- 16.1 megapixel Exmor APS-C HD CMOS image sensor
- Kit version includes SELP1650 16-55mm zoom lens
- 3.0-inch tilting touch screen LCD display
- Only 1.2 inches deep when full retracted
- Optical SteadyShot Image Stabilization
- Fast Hybrid AF
- Speed Priority Mode capable of up to 10 frames per second
- Full Programmable Control Dial
- Wi-Fi Connectivity
- Near Field Communication (NFC) One Touch for Android smartphones and tablets
- PlayMemories Mobile Apps for iOS and Android devices, including:
- Direct Upload (to Facebook and Flickr)
- Smart Remote Control feature
- APS-C sized image sensor great for image quality
- CMOS image sensor helps with low light results
- Fast autofocus eliminates shutter lag
- Minimal shot to shot delays, even when using the flash
- Up to 10 frames per second in continuous shot mode
- Smaller and lighter camera versus other interchangeable lens models
- Offers both built-in Wi-Fi and NFC connectivity
- Touch screen LCD is bright and sharp
- Easy-to-use camera, thanks in part to touch screen
- Having tiltable LCD is nice for using this camera with a tripod
- Right-hand grip is a great size
- Menu structure is poorly organized
- Playback mode button is oddly placed
- Movie recording button is too small and too tight to the camera body
- Method of connecting the flash is odd
- If flash isn't locked in place, it's easy to bump it loose
- Start-up is a little slow versus similar cameras
- Design doesn't quite have the charm of retro ILC cameras, such as Olympus PEN family
- Lens really dominates the camera's look
- Not enough advancements from its predecessor, the NEX-5R
Timing Test Results
- Power up to first image captured = 2.1 seconds
- Shutter lag when prefocused = less than 1/10 of a second
- Shutter lag with autofocus = about 0.2 of a second
- Shot to shot delay without flash = 3.2 seconds between frames with minimum review time On, 0.8 seconds with review Off
- Shot to shot delay with flash = 3.7 seconds between frames with minimum review time On, 1.1 seconds with review Off
- Continuous Mode = 10 frames in 3.0 seconds @ 16M
- Speed Priority Continuous Mode = 10 frames in 1.2 seconds @ 16M
- All tests were taken using a PNY Class 10, 16 GB Micro SDHC memory card, Program Mode, Flash off, Review on, ISO Auto and all other settings at the factory defaults unless noted otherwise.
|If you're someone who purchased last year's Sony NEX-5R ILC model, you aren't going to want to upgrade the recently released NEX-5T, as the two cameras very similar. The NEX-5T introduces NEC wireless capabilities to this family of ILC models, but otherwise the 5R and 5T are basically the same camera. That doesn't mean the Sony NEX-5T isn't a great camera. It offers very good image quality, an articulated LCD, built-in Wi-Fi and fast response times, all of which you'll find in one of the smaller mirrorless ILC cameras on the market. The introductory price on the NEX-5T is a bit lower than the NEX-5R's introductory price from last year, which is a nice advantage for those who may have closely considered the NEX-5R last year but ultimately chose to pass. |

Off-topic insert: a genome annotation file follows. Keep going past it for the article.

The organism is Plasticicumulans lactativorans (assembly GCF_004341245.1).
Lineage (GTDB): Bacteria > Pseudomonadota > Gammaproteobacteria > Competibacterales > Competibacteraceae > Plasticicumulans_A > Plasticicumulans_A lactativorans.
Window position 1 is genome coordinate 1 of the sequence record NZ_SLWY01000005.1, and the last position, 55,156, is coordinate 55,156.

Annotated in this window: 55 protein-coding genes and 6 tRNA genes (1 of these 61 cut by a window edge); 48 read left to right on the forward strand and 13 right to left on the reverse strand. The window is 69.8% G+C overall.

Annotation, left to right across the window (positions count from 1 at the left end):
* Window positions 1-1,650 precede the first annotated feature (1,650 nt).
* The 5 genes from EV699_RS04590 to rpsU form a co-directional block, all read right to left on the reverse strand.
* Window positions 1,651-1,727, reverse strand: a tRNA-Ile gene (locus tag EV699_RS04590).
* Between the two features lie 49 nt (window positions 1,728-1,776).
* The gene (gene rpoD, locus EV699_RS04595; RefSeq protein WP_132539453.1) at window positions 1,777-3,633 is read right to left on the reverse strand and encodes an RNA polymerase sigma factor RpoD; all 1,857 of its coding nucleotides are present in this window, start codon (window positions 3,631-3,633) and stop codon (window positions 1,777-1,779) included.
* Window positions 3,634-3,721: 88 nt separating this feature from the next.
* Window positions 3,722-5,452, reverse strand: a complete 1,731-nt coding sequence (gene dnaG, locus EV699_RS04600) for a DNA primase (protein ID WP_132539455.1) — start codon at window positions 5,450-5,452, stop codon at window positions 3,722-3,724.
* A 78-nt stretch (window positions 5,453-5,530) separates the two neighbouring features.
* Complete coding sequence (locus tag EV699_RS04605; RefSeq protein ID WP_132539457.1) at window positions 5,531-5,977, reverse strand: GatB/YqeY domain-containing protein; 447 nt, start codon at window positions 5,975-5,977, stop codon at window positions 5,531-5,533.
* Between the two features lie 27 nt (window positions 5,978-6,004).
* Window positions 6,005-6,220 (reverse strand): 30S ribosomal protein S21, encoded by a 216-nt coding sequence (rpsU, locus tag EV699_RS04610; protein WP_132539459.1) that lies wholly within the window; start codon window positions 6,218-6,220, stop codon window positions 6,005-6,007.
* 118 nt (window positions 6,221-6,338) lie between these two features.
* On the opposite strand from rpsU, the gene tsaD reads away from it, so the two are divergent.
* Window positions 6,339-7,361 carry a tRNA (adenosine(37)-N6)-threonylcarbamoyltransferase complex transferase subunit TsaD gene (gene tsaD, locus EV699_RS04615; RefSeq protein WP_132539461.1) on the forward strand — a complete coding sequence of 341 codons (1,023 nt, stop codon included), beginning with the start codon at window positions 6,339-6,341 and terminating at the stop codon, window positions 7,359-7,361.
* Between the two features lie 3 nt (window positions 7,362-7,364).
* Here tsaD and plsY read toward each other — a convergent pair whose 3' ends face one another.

Pick This Up If...
|You want a smaller than average ILC model that has a very good level of performance, both in terms of response speed and image quality, and you can deal with quirky menu structures.|
Sony's family of ILC models have always provided quite a few nice features, merging the latest technologies with really good image quality.
But in the case of the latest member of the Sony ILC family -- the NEX-5T -- it merges really good image quality with the latest technology, as in singular.
The biggest complaint regarding the NEX-5T is the fact that it doesn't offer enough differences from last year's release, the Sony NEX-5R. The primary difference between the two ILC models is the inclusion of NEC connectivity technology in the NEX-5T. That limits the potential audience of customers for the NEX-5T, as those who purchased the NEX-5R aren't going to want to upgrade.
Still, the NEX-5R was a really nice camera, and Sony is offering the new version at a lower starting price than where the NEX-5R initially appeared, which means that the NEX-5T is going to give you a good value with its strong features.
The NEX-5T isn't quite the smallest ILC model on the market, but it's pretty close. The design is interesting, as the right-hand grip and the lens dominate the look of the camera when viewed from the front. I prefer the retro-type look found in some other ILC models, but this model understandably will have fans of its design.
Even with a lightweight camera, Sony did a good job of balancing the weight by including the battery completely inside the hand grip, which helps to offset the weight of the lens.
Image quality is pretty impressive with the NEX-5T, thanks in large part to this model's APS-C sized CMOS image sensor. Some smaller mirrorless ILC models may not include an image sensor as large as what you'll find with the NEX-5T. You also have the option of shooting in RAW or JPEG, which is nice because not every ILC model offers RAW capabilities. Sony has included quite a few special effect options with this model, which helps make this camera fun to use.